Lying along the Siagon River near the Mekong Delta in southern Vietnam, Ho Chi Minh City was formerly known as Saigon and served as the capital of South Vietnam during the Vietnam War. Today, Ho Chi Minh City is the largest city of the reunified country, offering plenty of reasons to visit, from its blend of historic and modern attractions to vibrant shopping, dining and nightlife.
photo by flickr.com/pruzicka/
The verdant rice field countryside surrounding Sapa, bordered by the jagged peaks of the Hoang Lien Mountains (often still known by their French colonial era name of the Tonkinese Alps), are home to Vietnam’s most beautiful rural vistas. The deep valleys here are home to a diverse mix of the country’s ethnic minorities including the Hmong, Giay, and Red Dzao people while the rippling hills are terraced with rice fields and overlooked by the country’s tallest peak, Fansipan Mountain. This is the top trekking destination in Vietnam, with oodles of options to trek or day hike between tiny villages and experience the staggering mountain views. Sapa itself is the main base here – an old French hill station and now a bustling and forever growing tourist center that is a stark contrast to the sumptuous tranquil countryside right on its doorstep.
Surrounded by pictorial mountains, rice terraces and a diversity of hill tribes in the remote northwest of Vietnam, Sapa is a quiet town frequently used as a base for trekking in the Hoang Lien Son Mountains and touring rice paddies and traditional villages. From the town, there are many organized tours that aide tourists in mountain hikes and exploring the nearby rice paddies and remote villages. These tours present views of beautiful waterfalls and the opportunities to experience the food, customs and way of life among the local tribes.
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One of Vietnam’s most historic towns, Hue is packed to the brim with relics from the reign of the 19th-century Nguyen emperors. Sitting along the banks of the gorgeous Perfume River, the Imperial Enclosure is a huge site set within walls that sprawl for 2.5 kilometers. While touring the grounds check out the gorgeous Ngo Mon Gate, the Thai Hoa Palace with its finely lacquered interior detailing, the Dien Tho Residence where the Queen Mothers would live, and the Halls of Mandarins with its preserved ceiling murals. A dazzling number of historic sites lie outside the Imperial Enclosure walls as well.
Situated on the banks of the Perfume River in Central Vietnam, Hue once served as the imperial capital of the Nguyen dynasty. Today, the vestiges of this former glorious period are reflected in the city’s architecture, culture and cuisine, making it one of the best places to visit in Vietnam. Of the city’s monuments, the Citadel is the most famous. Once the seat of the Nguyen emperors, the Citadel is a sprawling complex of grand palaces, ornate temples, walls and gates Another important landmark on the river is the city’s official symbol, the Thien Mu Pagoda.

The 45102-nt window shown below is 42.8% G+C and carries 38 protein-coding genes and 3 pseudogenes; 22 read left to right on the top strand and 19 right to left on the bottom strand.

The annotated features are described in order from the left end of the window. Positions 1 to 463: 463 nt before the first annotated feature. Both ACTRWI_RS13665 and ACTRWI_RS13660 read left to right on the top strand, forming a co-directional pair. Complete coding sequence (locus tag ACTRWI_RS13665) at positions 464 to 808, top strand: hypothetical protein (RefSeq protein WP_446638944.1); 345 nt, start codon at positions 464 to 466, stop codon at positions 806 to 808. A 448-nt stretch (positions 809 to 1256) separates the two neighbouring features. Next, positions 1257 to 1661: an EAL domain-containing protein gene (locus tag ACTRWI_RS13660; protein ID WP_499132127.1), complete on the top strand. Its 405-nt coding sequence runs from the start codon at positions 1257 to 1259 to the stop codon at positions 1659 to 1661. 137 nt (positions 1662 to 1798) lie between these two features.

One of the nicest ways of visiting a collection of outlying sites is by taking a riverboat cruise on the Perfume River. A day cruise can take you to visit several royal tombs along with some pagodas. If you’re short on time, the best tomb to visit is the Tomb of Tu Doc and the most important pagoda in the area is the Thien Mu Pagoda, with its tower that soars for 21 meters high.
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5 Phong Nha-Ke Bang National Park
One of the world’s best caving destinations, World Heritage-listed Phong Nha-Ke Bang National Park is a dramatic karst mountain formation honeycombed with huge caverns, which are home to superb stalactite and stalagmite displays. The most popular destination within the park is the Paradise Cave, which extends for a staggering 31 kilometers below ground. The yawning caverns here are truly spectacular. Tu Lan Cave is a “wet cave,” and a visit here includes swimming through the cave-systems river. The other most popular excursion is to the Phong Nha Caves, where the interior is accessed by boat. You can access Phong Nha-Ke Bang National Park from Son Trach.
Photo by flickr.com/joxeankoret/
6 My Son
Surrounded by lush jungle-covered mountains, My Son is a ruined Cham era temple city that dates from the 4th century. This old Hindu religious center was still very much in use during the 7th to 10th centuries and only fell into complete decline and abandonment during the 13th century. There are around 20 temple structures still standing here, all built of brick or sandstone blocks and showing interesting influences from various Asian empires, including Indian and Malay. Note that the temples of Group B are the oldest, while Group A once contained the site’s most important monument but was destroyed deliberately by US forces during the Vietnam War. A good museum on-site houses plenty of information on the Cham. Access to My Son is from Hoi An.
Photo by flickr.com/jesusabizanda/
7 Hoi An
Beautiful Hoi An is the most atmospheric city in Vietnam, with bags of surviving historic architecture. The old town quarter is a joy to explore, packed to the brim with well-preserved merchant houses that hark back to Hoi An’s trading center heyday of the 15th century, when the town was a major meeting point for Japanese and Chinese merchants who flocked here for the local silks. Plenty of the old merchant houses have been opened to the public, so you can get a taste of these times. The best is 17th-century Tan Ky House, with fascinating architectural and decorative elements.
Located off the coast of the South China Sea in South Central Vietnam, Hoi An is a beautiful, old city dating back 2,000 years to the Champa Kingdom. The city’s historic architecture, traditional culture and textiles make it a popular destination in Vietnam. At the heart of Hoi An is its atmospheric Old Town which is small enough to walk around easily. The narrow, winding lanes of the Old Town are lined with beautiful old architecture, traditional wooden houses and hundreds of tailor shops selling clothing, shoes, bags, souvenirs and custom-made services.